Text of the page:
Skunks are potential carriers of several diseases including leptospitosis, canine distemper, and canine hepatitis. However, they are the primary carrier of rabies in California. Rabies is a viral disease that causes neurological damage and the breakdown of the central nervous system if not treated. It is transmitted through the bite of an infected animal. Skunks infected by rabies tend to display specific behavioral symptoms including tame and listless behavior and wandering around during the day. They also have a lack of fear for humans and pets and show aggressive behavior. Outside pets have the greatest risk of contracting rabies from infected skunks and are urged to get a rabies vaccine at a local veterinary clinic.

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CALIFORNIA GROUND SQUIRREL

California ground squirrels are diurnal (active during the day) and make their home by digging tunnels beneath the ground.  The tunnels consist of extensive networks that can house up to several dozen individuals. California ground squirrels forage for food above ground near the entrances to their burrow. They are primarily vegetarians and feed on green grasses, herbaceous plants, seeds, and nuts.

Ground squirrels quickly become tame in areas inhabited by humans. They will enter gardens and eat vegetables at the seedling stage and also feed off ornamental plants and trees. The California ground squirrel has also been known to gnaw on plastic sprinkler heads and irrigation lines.

The burrows can also cause serious damage to personal property. These tunnels can destroy lawns and pose as a hazard to pedestrians and livestock. When the ground squirrels burrow around the roots of trees, these roots may become dessicated and eventually cause the tree to topple over. Also, burrows beneath buildings may cause enough damage that repairs are necessary.

Squirrels are also susceptible to and carriers of Yersinia pestis which causes the Bubonic Plague. The disease is carried by the fleas that reside on the squirrels and is transmitted when the infected flea takes a blood meal. Note: if and unusual number of squirrels are dead, notify your public health officials immediately.

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THE PYGMY COTTONTAIL

The pygmy cottontail is the smallest rabbit in North America. They are nocturnal animals that forage for its food. Pygmy cottontails are herbivores that survive on a diet of sagebrush, tulips, flower buds, and vegetables. They are also night-time garden raiders and can destroy residential gardens.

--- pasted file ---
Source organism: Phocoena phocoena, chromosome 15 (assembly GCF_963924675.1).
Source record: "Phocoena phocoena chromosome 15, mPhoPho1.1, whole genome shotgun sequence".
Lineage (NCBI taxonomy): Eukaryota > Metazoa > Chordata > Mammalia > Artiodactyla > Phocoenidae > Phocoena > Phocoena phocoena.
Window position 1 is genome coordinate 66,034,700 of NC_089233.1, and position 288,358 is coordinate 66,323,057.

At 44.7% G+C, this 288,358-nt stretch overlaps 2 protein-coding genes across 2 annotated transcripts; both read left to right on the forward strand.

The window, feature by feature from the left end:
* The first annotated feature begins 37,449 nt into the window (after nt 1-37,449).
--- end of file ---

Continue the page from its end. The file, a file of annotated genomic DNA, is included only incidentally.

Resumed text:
Pygmy cottontails prefer to live in dense, tall stands of sagebrush. They are one of the very few rabbits in North America that dig its own burrows.

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THE OPOSSUM

The opossum is the only marsupial in North America. It is a nocturnal animal that has a very broad diet. They eat mainly carrion, however, they will also eat insects, reptiles, birds, fruit, garbage, and pet food. Their broad diet allows them to take advantage of many sources of food provided by human habitation and can be found in areas inhabited by humans.

Opossums that make their home near areas inhabited by humans can be distressing due to their smelly nesting habits, foul smelling anal discharge, and fights with outside pets over pet food. They are also potential carriers of several diseases including tuberculosis, salmonella, spotted fever, and yellow fever. They are important reservoirs of leptospirosis (hemorrhagic jaundice) in wildlife and humans. Leptospirosis is transmitted through the urine and feces of infected animals. Humans can contract the disease by eating unwashed produce, fallen fruit, of by putting unwashed hands into their mouths. Opossums are also heavily infected with ticks, fleas, mites, and lice whigh are vectors for several diseases.

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THE WOODPILE RAT

The woodpile rat, also known as the dusky footed woodrat, is native to the Santa Barbara area. Woodpile rats make their homes in domed dens in trees, bushes, and shrubs. These "woodpiles" can reach several feet high and are often found in clusters of several dozen forming communities. They are similar in appearance to the common rat species except they have larger ears and eyes, softer coats, furred tails, and can grow much larger in size.

The dens of woodpile rats can damage surrounding areas and are also a big attraction for predators such as snakes, bobcats, and coyotes.